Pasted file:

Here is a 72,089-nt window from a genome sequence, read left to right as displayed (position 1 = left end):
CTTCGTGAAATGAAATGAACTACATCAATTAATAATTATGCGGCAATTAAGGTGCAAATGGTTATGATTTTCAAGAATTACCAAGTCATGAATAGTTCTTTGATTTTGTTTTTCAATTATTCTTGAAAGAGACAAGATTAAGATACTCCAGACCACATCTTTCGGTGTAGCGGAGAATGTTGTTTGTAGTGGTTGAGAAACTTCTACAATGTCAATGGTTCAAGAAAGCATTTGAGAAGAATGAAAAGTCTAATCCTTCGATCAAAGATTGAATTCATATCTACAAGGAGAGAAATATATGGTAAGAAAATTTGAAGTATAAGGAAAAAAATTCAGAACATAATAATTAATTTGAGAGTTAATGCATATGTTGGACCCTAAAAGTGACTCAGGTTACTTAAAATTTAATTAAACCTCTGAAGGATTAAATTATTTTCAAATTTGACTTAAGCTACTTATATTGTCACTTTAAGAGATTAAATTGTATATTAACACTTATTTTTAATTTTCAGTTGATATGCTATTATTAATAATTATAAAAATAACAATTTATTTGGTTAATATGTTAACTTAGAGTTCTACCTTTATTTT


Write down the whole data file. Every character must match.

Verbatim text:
Here is a 72,089-nt window from a genome sequence, read left to right as displayed (position 1 = left end):
CTTCGTGAAATGAAATGAACTACATCAATTAATAATTATGCGGCAATTAAGGTGCAAATGGTTATGATTTTCAAGAATTACCAAGTCATGAATAGTTCTTTGATTTTGTTTTTCAATTATTCTTGAAAGAGACAAGATTAAGATACTCCAGACCACATCTTTCGGTGTAGCGGAGAATGTTGTTTGTAGTGGTTGAGAAACTTCTACAATGTCAATGGTTCAAGAAAGCATTTGAGAAGAATGAAAAGTCTAATCCTTCGATCAAAGATTGAATTCATATCTACAAGGAGAGAAATATATGGTAAGAAAATTTGAAGTATAAGGAAAAAAATTCAGAACATAATAATTAATTTGAGAGTTAATGCATATGTTGGACCCTAAAAGTGACTCAGGTTACTTAAAATTTAATTAAACCTCTGAAGGATTAAATTATTTTCAAATTTGACTTAAGCTACTTATATTGTCACTTTAAGAGATTAAATTGTATATTAACACTTATTTTTAATTTTCAGTTGATATGCTATTATTAATAATTATAAAAATAACAATTTATTTGGTTAATATGTTAACTTAGAGTTCTACCTTTATTTT